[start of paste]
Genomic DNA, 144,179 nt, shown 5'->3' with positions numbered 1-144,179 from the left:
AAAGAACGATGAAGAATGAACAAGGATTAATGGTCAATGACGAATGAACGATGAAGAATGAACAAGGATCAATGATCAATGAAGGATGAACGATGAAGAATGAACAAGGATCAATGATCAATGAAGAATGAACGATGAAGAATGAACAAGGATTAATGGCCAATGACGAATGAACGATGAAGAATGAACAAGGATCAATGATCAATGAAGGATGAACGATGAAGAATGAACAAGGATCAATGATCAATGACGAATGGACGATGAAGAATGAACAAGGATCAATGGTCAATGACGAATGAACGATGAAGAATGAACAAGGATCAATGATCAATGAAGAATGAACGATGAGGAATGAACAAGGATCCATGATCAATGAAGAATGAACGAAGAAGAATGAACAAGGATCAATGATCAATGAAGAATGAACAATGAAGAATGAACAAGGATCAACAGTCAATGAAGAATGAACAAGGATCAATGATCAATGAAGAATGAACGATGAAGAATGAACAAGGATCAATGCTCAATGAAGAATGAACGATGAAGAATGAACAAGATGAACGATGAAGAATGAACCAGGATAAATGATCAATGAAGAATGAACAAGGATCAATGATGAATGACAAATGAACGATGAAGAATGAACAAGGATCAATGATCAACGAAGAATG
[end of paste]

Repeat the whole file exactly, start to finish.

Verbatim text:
Genomic DNA, 144,179 nt, shown 5'->3' with positions numbered 1-144,179 from the left:
AAAGAACGATGAAGAATGAACAAGGATTAATGGTCAATGACGAATGAACGATGAAGAATGAACAAGGATCAATGATCAATGAAGGATGAACGATGAAGAATGAACAAGGATCAATGATCAATGAAGAATGAACGATGAAGAATGAACAAGGATTAATGGCCAATGACGAATGAACGATGAAGAATGAACAAGGATCAATGATCAATGAAGGATGAACGATGAAGAATGAACAAGGATCAATGATCAATGACGAATGGACGATGAAGAATGAACAAGGATCAATGGTCAATGACGAATGAACGATGAAGAATGAACAAGGATCAATGATCAATGAAGAATGAACGATGAGGAATGAACAAGGATCCATGATCAATGAAGAATGAACGAAGAAGAATGAACAAGGATCAATGATCAATGAAGAATGAACAATGAAGAATGAACAAGGATCAACAGTCAATGAAGAATGAACAAGGATCAATGATCAATGAAGAATGAACGATGAAGAATGAACAAGGATCAATGCTCAATGAAGAATGAACGATGAAGAATGAACAAGATGAACGATGAAGAATGAACCAGGATAAATGATCAATGAAGAATGAACAAGGATCAATGATGAATGACAAATGAACGATGAAGAATGAACAAGGATCAATGATCAACGAAGAATG